28 November, 2006

Down the Richelieu River Part 2

Nothing bothered us during the night and the morning was calm and pleasant. Our third day was as sunny and warm as the previous ones. Eric was getting impatient to get to the boarder so I made a fast porridge breakfast, packed everything in the boat, and waited for him to get ready. The river was busier that day; the little fish were jumping out of the water, the motor-boats were zooming by, and the fishermen were waiting for their catch in their crafts.

After half-a-day of paddling we finally reached the “big golden buoy”. The concept of border always puzzled me, and if it is pretty straightforward on the ground, I couldn’t wait what would the Canadian-American boarder look like in the middle of the Richelieu River. As it turns out the actual boarder is identified by the big golden buoy but the office of the American Border Patrol where you have to register your crossing is in the nearest marina.

“Barcomb” marina made me think of the American movies: a saloon-type of place that smells like beer and French fries, the regulars sitting at the bar, the barwoman (Sue) running the place, and ….. two Canadians dressed in the wet-suits, clogs, bandanas, and spray skirts asking about registering the kayak-crossing. All the head turned when we entered the place and we were explained that during the off-season the officer waits in his office for a phone call, and once we fill out the paper he would come to talk to us. While waiting for the officer we met Steve who told us stories about his life all over the States.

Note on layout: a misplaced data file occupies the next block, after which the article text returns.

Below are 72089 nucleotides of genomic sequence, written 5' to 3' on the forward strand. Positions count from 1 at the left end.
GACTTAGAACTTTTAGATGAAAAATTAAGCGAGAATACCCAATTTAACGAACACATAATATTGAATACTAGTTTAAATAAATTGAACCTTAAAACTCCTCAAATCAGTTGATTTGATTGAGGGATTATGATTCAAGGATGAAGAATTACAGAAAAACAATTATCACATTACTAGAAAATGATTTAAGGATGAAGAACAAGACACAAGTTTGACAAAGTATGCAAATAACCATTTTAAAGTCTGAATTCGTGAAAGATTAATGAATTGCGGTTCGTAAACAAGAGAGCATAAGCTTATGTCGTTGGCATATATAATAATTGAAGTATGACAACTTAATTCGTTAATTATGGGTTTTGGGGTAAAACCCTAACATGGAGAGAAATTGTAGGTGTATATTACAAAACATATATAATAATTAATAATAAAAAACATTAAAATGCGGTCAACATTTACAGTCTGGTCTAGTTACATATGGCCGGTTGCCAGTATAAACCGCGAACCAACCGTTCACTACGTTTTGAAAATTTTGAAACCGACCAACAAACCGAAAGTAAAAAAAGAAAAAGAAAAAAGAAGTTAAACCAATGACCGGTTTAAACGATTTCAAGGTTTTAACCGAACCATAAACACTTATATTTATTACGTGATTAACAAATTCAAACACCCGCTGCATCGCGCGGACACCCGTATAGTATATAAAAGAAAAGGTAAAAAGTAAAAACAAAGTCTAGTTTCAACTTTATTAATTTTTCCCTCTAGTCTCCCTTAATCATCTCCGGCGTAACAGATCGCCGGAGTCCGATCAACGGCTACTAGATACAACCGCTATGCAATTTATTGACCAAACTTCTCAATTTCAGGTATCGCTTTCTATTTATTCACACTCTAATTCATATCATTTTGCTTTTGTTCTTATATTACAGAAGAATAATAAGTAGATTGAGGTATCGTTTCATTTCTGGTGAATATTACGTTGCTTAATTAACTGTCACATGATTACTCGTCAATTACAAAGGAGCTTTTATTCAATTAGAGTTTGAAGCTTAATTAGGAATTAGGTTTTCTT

An hour later the officer showed up......

It was the first time he saw kayaks crossing the boarder and had no idea how to fill up the necessary papers. After talking to the head-office he registered the boats and we were free to go! However, it was getting dark and we had to look for a place to stay. We went back to the bar to inquire about the nearest beach where we could’ve spend the night, but everything nearby was a private property so Sue offered us a patch of grass next to the marina, which was more than enough for our tent.

The evening and the morning after were somewhat surreal. The street right next to us, the highway-bridge on the left, houses, cars, people ….. although Rouses Point is a very little and quiet city. We ate the dinner (another Thai soup and Thai yellow curry with vegetables and textured vegetable protein over rice noodles), drank some tea, went back to marina to say “Goodnight” to Sue, who was watching “House” and cuddled up in the sleeping bags.
To be continued ....

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